This is not what the public wanted to hear, Los Angeles County sheriff's officials announcing felony criminal charges against a deputy for allegedly falsifying records and filing false reports in three criminal cases.
Some Sheriff's Department officials told Times reporter Beth Shuster that the charges against Deputy David Auner, 31, were "lightweight." They also told Shuster that the charges--which grew out of a disclosure by a trainee of Auner--were much less serious than those in the Los Angeles Police Department's corruption scandal, which has uncovered allegations of bad shootings, perjury, falsified police reports and more.
Say the accusations are true, what exactly is "lightweight" about a deputy who writes a police report saying that he saw a suspect commit a crime when he did not? One of the most important lessons of the LAPD's Rampart scandal is that so-called "lightweight" abuses lead to more dangerous infractions down the line.
The timing of this case is important given Sheriff Lee Baca's mixed messages about the need for better oversight of the department on a variety of fronts. Equally unclear is the stance of Baca's budget overseers, the county supervisors. Do they believe Baca is serious? And whether or not they believe him, are they prepared to press for necessary safeguards?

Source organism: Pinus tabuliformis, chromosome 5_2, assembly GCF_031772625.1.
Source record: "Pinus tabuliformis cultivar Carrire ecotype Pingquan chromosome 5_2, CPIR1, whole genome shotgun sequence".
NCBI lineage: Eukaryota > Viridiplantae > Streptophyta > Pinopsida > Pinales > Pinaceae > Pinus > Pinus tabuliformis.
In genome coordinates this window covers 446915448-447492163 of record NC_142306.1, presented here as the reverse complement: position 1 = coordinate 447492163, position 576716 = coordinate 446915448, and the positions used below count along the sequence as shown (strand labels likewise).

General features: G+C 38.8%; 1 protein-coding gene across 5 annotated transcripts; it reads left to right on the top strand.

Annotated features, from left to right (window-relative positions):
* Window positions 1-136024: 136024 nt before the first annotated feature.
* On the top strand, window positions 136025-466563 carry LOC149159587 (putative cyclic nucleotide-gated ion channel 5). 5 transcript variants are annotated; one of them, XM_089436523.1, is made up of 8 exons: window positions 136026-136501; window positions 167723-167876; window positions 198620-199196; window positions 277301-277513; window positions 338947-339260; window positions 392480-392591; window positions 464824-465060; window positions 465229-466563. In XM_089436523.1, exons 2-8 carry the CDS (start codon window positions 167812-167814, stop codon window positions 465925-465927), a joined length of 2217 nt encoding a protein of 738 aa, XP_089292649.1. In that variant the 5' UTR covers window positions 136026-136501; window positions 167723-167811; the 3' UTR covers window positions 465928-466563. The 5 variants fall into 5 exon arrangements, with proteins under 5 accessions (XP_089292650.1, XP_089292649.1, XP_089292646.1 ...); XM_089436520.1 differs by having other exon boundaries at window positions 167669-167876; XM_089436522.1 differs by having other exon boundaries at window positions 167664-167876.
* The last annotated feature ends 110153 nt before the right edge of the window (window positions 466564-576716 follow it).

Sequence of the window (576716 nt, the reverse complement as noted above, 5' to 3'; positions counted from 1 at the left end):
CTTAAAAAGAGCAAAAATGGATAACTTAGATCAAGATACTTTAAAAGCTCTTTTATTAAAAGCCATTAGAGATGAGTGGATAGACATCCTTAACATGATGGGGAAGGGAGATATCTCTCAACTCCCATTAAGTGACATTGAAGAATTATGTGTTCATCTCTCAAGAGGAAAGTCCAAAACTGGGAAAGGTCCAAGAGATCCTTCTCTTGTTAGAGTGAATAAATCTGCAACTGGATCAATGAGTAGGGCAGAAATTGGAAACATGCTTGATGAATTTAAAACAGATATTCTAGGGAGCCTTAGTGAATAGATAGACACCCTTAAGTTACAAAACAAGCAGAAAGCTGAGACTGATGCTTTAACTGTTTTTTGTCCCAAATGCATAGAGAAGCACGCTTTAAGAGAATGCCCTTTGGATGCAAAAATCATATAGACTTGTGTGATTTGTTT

Just two months ago Baca shocked law enforcement colleagues by saying that he might hire a civilian to head the department's internal affairs division. He also said he was weighing the feasibility of retaining retired judges to review disciplinary investigations against deputies.
"I thought . . . I could very well be in the same situation [as Los Angeles Police Chief Bernard C. Parks]," the sheriff said. "What can I do to learn from the Rampart experience?"
Baca followed up in April with a closed-door report to the county supervisors. Later, he dropped those proposals from his short list of budget priorities for the next fiscal year. That left the supervisors pleased that Baca had avoided a huge wish list.
The Sheriff's Department has problems: unabated race riots in its jails, calls for an independent panel to investigate accusations of racial and sexual harassment within the department and more. In light of these troubles, a proposal to hold legislative hearings into the county's criminal justice system increasingly sounds like a good idea.
This is no time for the sheriff or the supervisors to revel in the fact that they are not working out of LAPD headquarters. So far, they have talked about safeguards and reform, and that's all they have done--talked.